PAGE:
Jackie’s biggest DIY triumph may have been her decision to forgo a traditional caterer. Her hospitality-industry friends offered their services at a discount, including chef Victor Albisu, who sent staffers to man a station serving food from his restaurants Del Campo and Taco Bamba. Others followed suit, including friends from The Source, Beuchert’s Saloon, Kapnos, City Tap House, and Blue 44. Cocktail savant Gina Chersevani designed signature libations for the evening, and Samuel Adams Brewery supplied the beer. (Jackie’s groom, Mick, is a lobbyist who represents the interests of craft breweries.)
“We’re paying for the wedding, but the generosity of our friends is making the whole thing possible,” Jackie said before the big day. “We’re so excited and so grateful.”
 Exactly what DIY should be, says Dominick. Rich in personal history and able to be completed well in advance.
 On big projects like this, setting expectations ahead of time is important. Be sure volunteers know what they’re getting into, check in with them regularly, and have a backup plan in mind.
 Enlisting a friend or relative for one performance is a fun surprise, says Dominick. And if they fall through, it doesn’t ruin the night’s entertainment.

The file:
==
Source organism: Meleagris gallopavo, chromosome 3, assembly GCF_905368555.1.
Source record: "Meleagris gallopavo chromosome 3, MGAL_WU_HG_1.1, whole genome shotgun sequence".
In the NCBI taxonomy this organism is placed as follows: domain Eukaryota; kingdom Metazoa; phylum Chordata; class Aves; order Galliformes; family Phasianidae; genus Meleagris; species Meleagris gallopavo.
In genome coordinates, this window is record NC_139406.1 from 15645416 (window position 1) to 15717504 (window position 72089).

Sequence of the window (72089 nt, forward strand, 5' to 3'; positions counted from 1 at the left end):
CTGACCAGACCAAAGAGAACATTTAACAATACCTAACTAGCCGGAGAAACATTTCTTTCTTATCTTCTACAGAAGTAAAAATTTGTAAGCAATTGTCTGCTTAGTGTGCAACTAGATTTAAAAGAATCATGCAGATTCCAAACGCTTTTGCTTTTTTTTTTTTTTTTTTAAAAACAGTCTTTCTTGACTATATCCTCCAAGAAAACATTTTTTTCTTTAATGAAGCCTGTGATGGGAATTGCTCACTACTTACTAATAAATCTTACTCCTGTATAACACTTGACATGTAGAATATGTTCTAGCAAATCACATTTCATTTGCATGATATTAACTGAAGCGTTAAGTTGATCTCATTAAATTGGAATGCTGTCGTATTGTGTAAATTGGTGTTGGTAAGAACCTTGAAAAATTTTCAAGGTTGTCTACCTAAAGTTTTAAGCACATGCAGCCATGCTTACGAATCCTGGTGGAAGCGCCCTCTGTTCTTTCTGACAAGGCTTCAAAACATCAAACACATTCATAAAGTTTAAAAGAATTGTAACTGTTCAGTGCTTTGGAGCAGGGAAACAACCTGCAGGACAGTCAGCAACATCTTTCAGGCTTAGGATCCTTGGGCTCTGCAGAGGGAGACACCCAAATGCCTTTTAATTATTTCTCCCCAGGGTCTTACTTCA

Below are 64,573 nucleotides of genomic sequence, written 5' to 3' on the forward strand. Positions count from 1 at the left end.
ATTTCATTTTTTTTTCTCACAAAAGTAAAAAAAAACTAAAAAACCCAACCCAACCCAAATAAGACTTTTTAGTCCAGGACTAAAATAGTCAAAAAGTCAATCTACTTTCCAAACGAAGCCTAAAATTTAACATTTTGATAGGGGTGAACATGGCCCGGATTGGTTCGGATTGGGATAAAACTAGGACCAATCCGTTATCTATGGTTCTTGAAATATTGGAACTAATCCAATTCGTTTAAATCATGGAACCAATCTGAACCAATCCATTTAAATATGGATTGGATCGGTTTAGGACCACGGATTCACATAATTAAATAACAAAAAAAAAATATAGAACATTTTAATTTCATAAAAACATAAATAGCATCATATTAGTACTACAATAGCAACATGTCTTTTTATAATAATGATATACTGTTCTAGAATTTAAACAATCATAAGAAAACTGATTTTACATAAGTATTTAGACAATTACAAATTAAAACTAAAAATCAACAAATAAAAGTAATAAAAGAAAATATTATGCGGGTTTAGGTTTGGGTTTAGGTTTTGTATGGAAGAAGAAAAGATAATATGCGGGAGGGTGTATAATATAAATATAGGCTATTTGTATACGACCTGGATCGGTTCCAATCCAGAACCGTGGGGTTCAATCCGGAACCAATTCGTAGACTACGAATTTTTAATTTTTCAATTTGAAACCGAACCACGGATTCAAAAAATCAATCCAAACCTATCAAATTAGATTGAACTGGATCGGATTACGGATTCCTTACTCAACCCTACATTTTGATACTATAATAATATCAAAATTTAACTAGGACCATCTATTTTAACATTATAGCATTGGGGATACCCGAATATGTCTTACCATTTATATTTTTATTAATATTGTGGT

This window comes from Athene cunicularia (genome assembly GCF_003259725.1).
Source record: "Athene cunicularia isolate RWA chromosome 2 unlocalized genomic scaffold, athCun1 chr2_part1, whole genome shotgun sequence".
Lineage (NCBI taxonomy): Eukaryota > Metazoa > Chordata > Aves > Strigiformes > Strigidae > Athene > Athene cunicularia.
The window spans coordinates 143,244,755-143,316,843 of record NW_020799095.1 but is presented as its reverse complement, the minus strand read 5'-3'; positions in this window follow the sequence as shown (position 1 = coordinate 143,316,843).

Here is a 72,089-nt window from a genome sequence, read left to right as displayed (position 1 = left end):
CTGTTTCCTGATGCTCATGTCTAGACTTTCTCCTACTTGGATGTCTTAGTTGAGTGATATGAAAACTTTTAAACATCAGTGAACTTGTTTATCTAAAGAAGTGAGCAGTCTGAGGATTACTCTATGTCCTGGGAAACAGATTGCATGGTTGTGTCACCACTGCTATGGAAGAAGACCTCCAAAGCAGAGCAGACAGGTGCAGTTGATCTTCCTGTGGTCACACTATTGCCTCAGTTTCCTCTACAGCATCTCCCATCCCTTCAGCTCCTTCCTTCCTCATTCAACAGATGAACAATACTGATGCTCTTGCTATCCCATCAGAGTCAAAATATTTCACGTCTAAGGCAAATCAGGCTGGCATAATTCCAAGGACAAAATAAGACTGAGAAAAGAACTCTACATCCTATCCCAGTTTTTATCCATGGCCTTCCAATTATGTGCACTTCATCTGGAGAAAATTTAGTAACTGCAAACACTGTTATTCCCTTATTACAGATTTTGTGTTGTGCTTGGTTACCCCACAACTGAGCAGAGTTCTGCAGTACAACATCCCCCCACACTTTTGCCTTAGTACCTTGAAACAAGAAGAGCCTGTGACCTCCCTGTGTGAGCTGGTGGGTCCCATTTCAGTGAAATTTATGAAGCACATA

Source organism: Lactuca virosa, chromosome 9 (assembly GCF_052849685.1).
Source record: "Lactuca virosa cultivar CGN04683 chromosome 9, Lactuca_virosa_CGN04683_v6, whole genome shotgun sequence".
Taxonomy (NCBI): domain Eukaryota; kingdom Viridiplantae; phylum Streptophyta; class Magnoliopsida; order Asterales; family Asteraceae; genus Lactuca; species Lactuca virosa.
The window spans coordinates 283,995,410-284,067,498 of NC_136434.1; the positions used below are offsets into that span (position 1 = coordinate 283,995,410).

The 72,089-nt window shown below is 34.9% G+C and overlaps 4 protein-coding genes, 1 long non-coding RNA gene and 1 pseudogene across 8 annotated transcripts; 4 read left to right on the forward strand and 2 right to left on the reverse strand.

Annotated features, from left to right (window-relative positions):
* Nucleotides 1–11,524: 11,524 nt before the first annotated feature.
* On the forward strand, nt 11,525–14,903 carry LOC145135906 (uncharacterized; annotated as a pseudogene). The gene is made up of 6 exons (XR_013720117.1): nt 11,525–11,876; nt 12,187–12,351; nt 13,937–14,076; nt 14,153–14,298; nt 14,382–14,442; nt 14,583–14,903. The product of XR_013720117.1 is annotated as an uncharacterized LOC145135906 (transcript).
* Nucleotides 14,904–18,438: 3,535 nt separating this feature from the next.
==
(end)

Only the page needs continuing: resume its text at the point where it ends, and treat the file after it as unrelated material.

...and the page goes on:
Should You Try This at Home?
Food may be the most labor-intensive part of any celebration, so it makes sense that Jackie’s “DIY” approach involved many seasoned professionals. If your catering connections run deep, Dominick suggests designating a point person to ensure a cohesive vision for the event and to oversee communication among participants. Are the menus balanced? Are there options for vegetarians and those with food allergies? These are some of the menu questions to consider.
Another important part of food service: support staff. Restaurants may not automatically send bussers and trash cans, so hire a separate cleanup crew if needed.
THE TOTAL DIY-ER
Leah Wenck, stay-at-home mom. Married in Laytonsville, lives in Baltimore.
Whimsy-loving Leah didn’t have party-industry connections, but that didn’t stop her from turning her rustic outdoor wedding into a massive Midsummer Night’s Dream–themed DIY project. “I wanted it my way,” she says. “Why would I pay all this money for it not to be as good as I want it to be?”
Leah rented a tent and hired a caterer and photographer ; most of the rest she did herself. She made centerpieces using the “oldest, prettiest-looking books” she could find in secondhand stores, and lined the tables with empty wine bottles filled with wildflowers from a local florist . In place of traditional escort cards, Leah pressed rose petals—a trick she learned as an environmental science major at the University of Maryland, Baltimore County—and inscribed them with guests’ table assignments in gold ink. She also enlisted her bridesmaids to help assemble